17 © Paradigm Publishing, Inc.
Acne and Dandruff Rosacea Is categorized as acne, but is a chronic inflammatory disorder in adults Causes redness, visible surface blood vessels, raised bumps on face and cheeks Becomes worse with sun or extreme temperatures Dandruff Is a malfunction of oil-producing glands around hair follicles on the scalp; overproduction of sebum and cells Results in specks of skin in hair and on scalp; not harmful © Paradigm Publishing, Inc.

18 © Paradigm Publishing, Inc.
Acne and Dandruff Drugs for Acne Mild to moderate acne Clean the area daily to prevent new blackheads and pimples Repeated acne lesions Use OTC products like benzoyl peroxide Moderate to severe acne Requires prescription products Start with topical agents and progress to oral agents such as oral contraceptives (for women) or antibiotics like tetracycline Rosacea Use metronidazole or azelaic acid © Paradigm Publishing, Inc.

19 © Paradigm Publishing, Inc.
Acne and Dandruff Topical Acne Agents Indications: mild acne; in combination with oral agents for moderate to severe acne Mild acne mainstays are benzoyl peroxide and salicylic acid Benzoyl peroxide is a bleaching agent that promotes cell turnover in follicles Salicylic acid is a keratolytic agent that breaks down and peels of dead skin cells so they do not clog pores Available in facial cleansers, washes, and masks © Paradigm Publishing, Inc.

20 © Paradigm Publishing, Inc.
Acne and Dandruff Topical Acne Agents (continued) Side effects: dryness, redness, burning, and flaking or peeling skin Cautions: external use only Some are flammable and should be kept away from heat © Paradigm Publishing, Inc.

21 © Paradigm Publishing, Inc.
Acne and Dandruff Retinoids Are vitamin A derivatives Mechanism of Action: increase cell turnover in follicles, which pushes clogged material of the pores Mechanism of Action (Acne Vulgaris): change cell development and inflammatory processes to reduce swelling and redness Indications: moderate to severe acne and fine line and wrinkle reduction Indications of Oral Retinoids: severe acne or psoriasis © Paradigm Publishing, Inc.

22 © Paradigm Publishing, Inc.
Acne and Dandruff Retinoids (continued) Topical Retinoids Side Effects: burning, peeling, dry skin, redness, and itching Cautions: Do not use with antibiotics Oral Retinoids such as isotretinoin Severe Side Effects: depression, psychosis, pancreatitis, high triglycerides, and hepatotoxicity Cautions: Isotretinoin cannot be used by women who are or might become pregnant Is prescribed and dispensed through a FDA-approved program called iPLEDGE Food and Drug Administration (FDA) © Paradigm Publishing, Inc.

23 © Paradigm Publishing, Inc.
Acne and Dandruff Dandruff Products Active ingredients in most dandruff products are selenium sulfide and pyrithione zinc; both available OTC in shampoo Coal tar shampoos also OTC; used in severe dandruff Ketoconazole, an antifungal is available OTC and prescription Mechanism of Action: slow cell and oil production Reduces skin flaking and itching Severe Side Effects: dermatitis, photosensitivity, and aggravation of prior skin conditions (acne or psoriasis) © Paradigm Publishing, Inc.

24 © Paradigm Publishing, Inc.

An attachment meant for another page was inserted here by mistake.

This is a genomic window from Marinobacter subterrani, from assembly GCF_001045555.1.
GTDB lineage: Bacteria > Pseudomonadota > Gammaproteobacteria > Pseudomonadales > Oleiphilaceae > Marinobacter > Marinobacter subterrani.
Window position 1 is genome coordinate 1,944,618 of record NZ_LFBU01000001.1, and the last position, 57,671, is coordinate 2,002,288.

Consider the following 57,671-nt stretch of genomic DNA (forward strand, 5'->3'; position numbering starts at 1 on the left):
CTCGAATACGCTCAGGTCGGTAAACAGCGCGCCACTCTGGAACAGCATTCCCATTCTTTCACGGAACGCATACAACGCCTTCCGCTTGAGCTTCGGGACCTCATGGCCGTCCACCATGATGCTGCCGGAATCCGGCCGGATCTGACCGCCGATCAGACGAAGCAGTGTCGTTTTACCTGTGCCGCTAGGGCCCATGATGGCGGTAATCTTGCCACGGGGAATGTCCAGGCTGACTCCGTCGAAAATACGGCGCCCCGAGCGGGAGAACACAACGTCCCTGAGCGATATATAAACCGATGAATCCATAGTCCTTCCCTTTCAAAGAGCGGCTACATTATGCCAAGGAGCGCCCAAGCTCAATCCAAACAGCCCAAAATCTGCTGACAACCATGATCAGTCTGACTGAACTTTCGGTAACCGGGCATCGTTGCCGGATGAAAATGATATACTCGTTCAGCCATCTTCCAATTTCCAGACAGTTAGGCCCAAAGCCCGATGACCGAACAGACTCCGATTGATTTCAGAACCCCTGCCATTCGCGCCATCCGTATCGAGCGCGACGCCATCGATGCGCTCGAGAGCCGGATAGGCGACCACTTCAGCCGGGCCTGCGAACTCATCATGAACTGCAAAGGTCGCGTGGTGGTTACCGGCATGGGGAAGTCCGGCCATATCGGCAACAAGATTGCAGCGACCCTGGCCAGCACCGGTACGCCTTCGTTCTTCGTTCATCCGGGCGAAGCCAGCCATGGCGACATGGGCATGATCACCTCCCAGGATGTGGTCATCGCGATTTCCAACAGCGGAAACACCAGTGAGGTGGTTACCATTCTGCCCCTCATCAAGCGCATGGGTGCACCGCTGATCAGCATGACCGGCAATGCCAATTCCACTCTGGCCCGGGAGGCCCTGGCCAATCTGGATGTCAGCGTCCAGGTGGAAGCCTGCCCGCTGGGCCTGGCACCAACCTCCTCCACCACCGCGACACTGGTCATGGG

Your Turn Question 1: A patient is picking up a prescription. She mentions that a mole on her leg looks different now, because one side is bigger than the other? What should the technician do? Answer: The asymmetry could be a sign of cancer. The technician should ask the pharmacist to talk to the patient. Question 2: A male patient, age 15, has mild acne. What is the likely treatment? Answer: Benzoyl peroxide and salicylic acid are the first-line therapies for mild acne. © Paradigm Publishing, Inc.

25 © Paradigm Publishing, Inc.
Skin Infections Fungal Skin Infections Caused mostly by dermatophytes and Candida albicans, a yeast Common types include ringworm, athlete’s foot, jock itch Use antifungals to treat fungal skin infections Viral Skin Infections Herpes simplex virus, type 1 causes cold sores Herpes zoster causes shingles (reemergence of a systemic viral infection that appears as painful skin lesions) Genital herpes is a sexually transmitted disease HPV causes genital warts that are linked to cervical caner human papilloma virus (HPV) © Paradigm Publishing, Inc.

26 © Paradigm Publishing, Inc.
Skin Infections Bacterial Skin Infections Caused by overgrowth of Staphylococcus aureus Example: impetigo occurs typically in children and causes pus-filled blisters to break and form yellow crust Localized infections of the superficial skin layers are treated with topical agents Severe skin infections that spread to other soft tissues are treated with systemic agents © Paradigm Publishing, Inc.

27 © Paradigm Publishing, Inc.
Skin Infections Topical Antibiotics for Bacterial Skin Infections Indications: local skin infections like cuts, scrapes, impetigo, and skin rash Mupirocin used for impetigo and rosacea Mechanisms of Action: varies depending on drug class Side Effects: burning, stinging, pain, rash, dry skin, swelling, and redness Side Effects (used near the nose): headache, runny nose, respiratory congestion, and sore throat Cautions: Keep away from eyes; external use only © Paradigm Publishing, Inc.

28 © Paradigm Publishing, Inc.
Skin Infections Lice and Scabies Infestation Lice Are parasitic insects that use the human body as a host Feed on human blood, which causes intense itching Head lice are passed through direct contact or by sharing combs, brushes, or hats Pubic lice (crabs) are passed through sexual contact Scabies Are parasitic insects that burrow into the epidermis Feed on cellular material, which causes intense itching Spread by skin-to-skin contact or sharing a bed Treatment for both is OTC; also wash clothing and bedding © Paradigm Publishing, Inc.